Describing the Indescribable

indescribable_title_widescreen_16X9Thomas à Kempis was a member of a Dutch Augustinian monastery that was associated with a group known as The Brethren of the Common Life. His main task was to focus on the spiritual life of the novices. To accomplish this, he wrote four booklets between the years of 1420 and 1427.  Of the four, The Imitation of Christ has been translated into over 50 languages.

Ignatius of Loyola, the founder of the Jesuits, was so fond of this book that he read a chapter a day from it. These sentiments were echoed by John Wesley, the founder of the Methodist church, who said it was the best summary of the Christian life he had ever read.

The theme of Kempis’ work can be summarized in this quote: “We must imitate Christ’s life and his ways if we are to be truly enlightened and set free from the darkness of our own hearts. Let it be the most characteristic important thing we do.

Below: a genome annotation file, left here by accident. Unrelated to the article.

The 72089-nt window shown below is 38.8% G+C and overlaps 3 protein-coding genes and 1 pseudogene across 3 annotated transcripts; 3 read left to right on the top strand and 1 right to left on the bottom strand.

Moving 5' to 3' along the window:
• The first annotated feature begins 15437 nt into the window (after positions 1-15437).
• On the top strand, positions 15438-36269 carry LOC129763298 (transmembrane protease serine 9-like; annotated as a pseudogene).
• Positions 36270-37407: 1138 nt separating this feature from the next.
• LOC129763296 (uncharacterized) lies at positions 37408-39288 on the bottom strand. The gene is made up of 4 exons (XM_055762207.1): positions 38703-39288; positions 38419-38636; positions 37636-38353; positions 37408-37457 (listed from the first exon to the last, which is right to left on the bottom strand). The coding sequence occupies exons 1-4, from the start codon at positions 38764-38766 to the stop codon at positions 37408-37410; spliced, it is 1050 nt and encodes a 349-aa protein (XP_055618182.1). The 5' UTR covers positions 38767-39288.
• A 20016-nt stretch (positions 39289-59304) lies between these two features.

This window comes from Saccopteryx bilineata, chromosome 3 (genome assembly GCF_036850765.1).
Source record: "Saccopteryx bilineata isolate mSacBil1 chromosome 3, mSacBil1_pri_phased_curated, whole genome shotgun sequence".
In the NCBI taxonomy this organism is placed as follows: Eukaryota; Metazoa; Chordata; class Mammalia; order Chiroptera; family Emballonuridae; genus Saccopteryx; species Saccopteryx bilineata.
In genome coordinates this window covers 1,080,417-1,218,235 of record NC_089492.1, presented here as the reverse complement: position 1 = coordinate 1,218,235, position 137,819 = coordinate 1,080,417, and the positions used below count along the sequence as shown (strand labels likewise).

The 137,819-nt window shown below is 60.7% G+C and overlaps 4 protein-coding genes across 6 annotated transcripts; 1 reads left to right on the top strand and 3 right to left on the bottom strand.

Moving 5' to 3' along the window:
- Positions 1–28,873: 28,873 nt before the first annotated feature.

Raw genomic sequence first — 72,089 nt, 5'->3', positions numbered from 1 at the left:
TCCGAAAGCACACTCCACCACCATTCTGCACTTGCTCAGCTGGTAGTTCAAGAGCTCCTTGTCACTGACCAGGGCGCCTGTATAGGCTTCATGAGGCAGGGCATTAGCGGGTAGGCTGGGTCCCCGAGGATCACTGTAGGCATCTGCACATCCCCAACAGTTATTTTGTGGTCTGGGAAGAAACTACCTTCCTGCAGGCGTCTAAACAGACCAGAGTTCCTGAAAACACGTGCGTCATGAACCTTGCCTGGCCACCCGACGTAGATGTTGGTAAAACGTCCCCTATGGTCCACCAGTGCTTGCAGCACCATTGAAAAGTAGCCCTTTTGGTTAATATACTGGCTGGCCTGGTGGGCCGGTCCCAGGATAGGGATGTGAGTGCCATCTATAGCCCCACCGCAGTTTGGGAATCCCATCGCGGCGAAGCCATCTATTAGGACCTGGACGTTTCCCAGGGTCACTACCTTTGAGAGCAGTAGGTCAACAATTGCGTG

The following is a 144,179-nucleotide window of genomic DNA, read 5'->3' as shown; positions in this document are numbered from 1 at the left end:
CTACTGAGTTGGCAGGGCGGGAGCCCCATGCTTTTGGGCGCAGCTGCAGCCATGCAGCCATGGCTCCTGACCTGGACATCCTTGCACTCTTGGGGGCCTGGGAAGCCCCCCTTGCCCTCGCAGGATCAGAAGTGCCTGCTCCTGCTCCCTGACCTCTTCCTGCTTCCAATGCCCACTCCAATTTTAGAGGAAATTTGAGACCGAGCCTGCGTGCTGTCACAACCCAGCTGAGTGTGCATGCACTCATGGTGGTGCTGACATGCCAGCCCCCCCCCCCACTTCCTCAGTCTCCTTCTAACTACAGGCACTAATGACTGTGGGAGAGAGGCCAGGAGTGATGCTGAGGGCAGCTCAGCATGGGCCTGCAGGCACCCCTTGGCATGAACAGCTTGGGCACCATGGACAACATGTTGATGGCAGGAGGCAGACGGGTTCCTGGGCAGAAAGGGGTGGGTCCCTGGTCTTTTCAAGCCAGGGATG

Kempis once described God as being “unflappable, unfluffable, indecipherable, and indescribable.”  Wise as he was, Kempis’ description of God was no match for the one given by David in Psalm 62: God is our rock, salvation, defense, expectation, glory, and He is the rock of our strength and our refuge.

I encourage you take a few moments to read and then meditate on the words of this wonderful Psalm:

My soul, wait silently for God alone, for my expectation is from Him. He only is my rock and my salvation; He is my defense; I shall not be moved. In God is my salvation and my glory; The rock of my strength, and my refuge, is in God. Trust in Him at all times, you people; Pour out your heart before Him; God is a refuge for us. ~Psalm 62

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